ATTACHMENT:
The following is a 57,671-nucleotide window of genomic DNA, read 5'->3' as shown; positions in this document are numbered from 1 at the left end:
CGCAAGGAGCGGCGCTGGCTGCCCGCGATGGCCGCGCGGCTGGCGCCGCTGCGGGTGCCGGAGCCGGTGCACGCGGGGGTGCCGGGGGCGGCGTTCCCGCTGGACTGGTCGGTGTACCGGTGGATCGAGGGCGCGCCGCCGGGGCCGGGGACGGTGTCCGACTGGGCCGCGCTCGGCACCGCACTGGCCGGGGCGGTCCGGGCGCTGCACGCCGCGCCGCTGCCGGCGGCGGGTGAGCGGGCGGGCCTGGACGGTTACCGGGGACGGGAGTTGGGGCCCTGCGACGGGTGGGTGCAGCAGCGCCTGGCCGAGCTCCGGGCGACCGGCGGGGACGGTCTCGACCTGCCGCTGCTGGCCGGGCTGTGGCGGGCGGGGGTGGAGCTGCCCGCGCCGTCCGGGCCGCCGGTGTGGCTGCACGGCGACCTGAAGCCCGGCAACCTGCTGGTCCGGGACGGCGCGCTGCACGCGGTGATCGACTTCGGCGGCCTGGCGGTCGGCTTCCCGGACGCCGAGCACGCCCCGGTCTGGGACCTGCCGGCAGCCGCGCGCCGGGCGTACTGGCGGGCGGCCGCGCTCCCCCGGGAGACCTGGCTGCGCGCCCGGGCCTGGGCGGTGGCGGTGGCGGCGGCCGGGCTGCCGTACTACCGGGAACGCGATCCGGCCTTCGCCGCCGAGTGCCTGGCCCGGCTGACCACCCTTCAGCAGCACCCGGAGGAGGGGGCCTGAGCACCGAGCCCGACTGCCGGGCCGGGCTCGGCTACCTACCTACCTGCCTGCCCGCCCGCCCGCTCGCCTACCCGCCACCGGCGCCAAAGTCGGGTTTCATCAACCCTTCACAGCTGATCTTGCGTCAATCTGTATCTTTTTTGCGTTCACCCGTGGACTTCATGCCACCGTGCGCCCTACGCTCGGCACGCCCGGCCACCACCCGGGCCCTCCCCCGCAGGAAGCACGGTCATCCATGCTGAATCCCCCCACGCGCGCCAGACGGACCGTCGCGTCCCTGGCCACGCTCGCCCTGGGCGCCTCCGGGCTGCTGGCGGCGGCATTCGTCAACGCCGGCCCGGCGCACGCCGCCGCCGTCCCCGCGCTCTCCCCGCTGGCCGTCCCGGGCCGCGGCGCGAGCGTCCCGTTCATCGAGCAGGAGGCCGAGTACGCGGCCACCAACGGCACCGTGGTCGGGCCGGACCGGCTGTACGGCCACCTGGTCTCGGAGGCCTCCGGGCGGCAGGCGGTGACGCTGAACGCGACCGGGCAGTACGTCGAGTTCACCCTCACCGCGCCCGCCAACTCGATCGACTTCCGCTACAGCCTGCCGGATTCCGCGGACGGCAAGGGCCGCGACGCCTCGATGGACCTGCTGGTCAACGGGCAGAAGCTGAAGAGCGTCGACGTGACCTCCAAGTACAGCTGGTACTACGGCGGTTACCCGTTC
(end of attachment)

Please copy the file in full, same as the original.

The following is a 57,671-nucleotide window of genomic DNA, read 5'->3' as shown; positions in this document are numbered from 1 at the left end:
CGCAAGGAGCGGCGCTGGCTGCCCGCGATGGCCGCGCGGCTGGCGCCGCTGCGGGTGCCGGAGCCGGTGCACGCGGGGGTGCCGGGGGCGGCGTTCCCGCTGGACTGGTCGGTGTACCGGTGGATCGAGGGCGCGCCGCCGGGGCCGGGGACGGTGTCCGACTGGGCCGCGCTCGGCACCGCACTGGCCGGGGCGGTCCGGGCGCTGCACGCCGCGCCGCTGCCGGCGGCGGGTGAGCGGGCGGGCCTGGACGGTTACCGGGGACGGGAGTTGGGGCCCTGCGACGGGTGGGTGCAGCAGCGCCTGGCCGAGCTCCGGGCGACCGGCGGGGACGGTCTCGACCTGCCGCTGCTGGCCGGGCTGTGGCGGGCGGGGGTGGAGCTGCCCGCGCCGTCCGGGCCGCCGGTGTGGCTGCACGGCGACCTGAAGCCCGGCAACCTGCTGGTCCGGGACGGCGCGCTGCACGCGGTGATCGACTTCGGCGGCCTGGCGGTCGGCTTCCCGGACGCCGAGCACGCCCCGGTCTGGGACCTGCCGGCAGCCGCGCGCCGGGCGTACTGGCGGGCGGCCGCGCTCCCCCGGGAGACCTGGCTGCGCGCCCGGGCCTGGGCGGTGGCGGTGGCGGCGGCCGGGCTGCCGTACTACCGGGAACGCGATCCGGCCTTCGCCGCCGAGTGCCTGGCCCGGCTGACCACCCTTCAGCAGCACCCGGAGGAGGGGGCCTGAGCACCGAGCCCGACTGCCGGGCCGGGCTCGGCTACCTACCTACCTGCCTGCCCGCCCGCCCGCTCGCCTACCCGCCACCGGCGCCAAAGTCGGGTTTCATCAACCCTTCACAGCTGATCTTGCGTCAATCTGTATCTTTTTTGCGTTCACCCGTGGACTTCATGCCACCGTGCGCCCTACGCTCGGCACGCCCGGCCACCACCCGGGCCCTCCCCCGCAGGAAGCACGGTCATCCATGCTGAATCCCCCCACGCGCGCCAGACGGACCGTCGCGTCCCTGGCCACGCTCGCCCTGGGCGCCTCCGGGCTGCTGGCGGCGGCATTCGTCAACGCCGGCCCGGCGCACGCCGCCGCCGTCCCCGCGCTCTCCCCGCTGGCCGTCCCGGGCCGCGGCGCGAGCGTCCCGTTCATCGAGCAGGAGGCCGAGTACGCGGCCACCAACGGCACCGTGGTCGGGCCGGACCGGCTGTACGGCCACCTGGTCTCGGAGGCCTCCGGGCGGCAGGCGGTGACGCTGAACGCGACCGGGCAGTACGTCGAGTTCACCCTCACCGCGCCCGCCAACTCGATCGACTTCCGCTACAGCCTGCCGGATTCCGCGGACGGCAAGGGCCGCGACGCCTCGATGGACCTGCTGGTCAACGGGCAGAAGCTGAAGAGCGTCGACGTGACCTCCAAGTACAGCTGGTACTACGGCGGTTACCCGTTC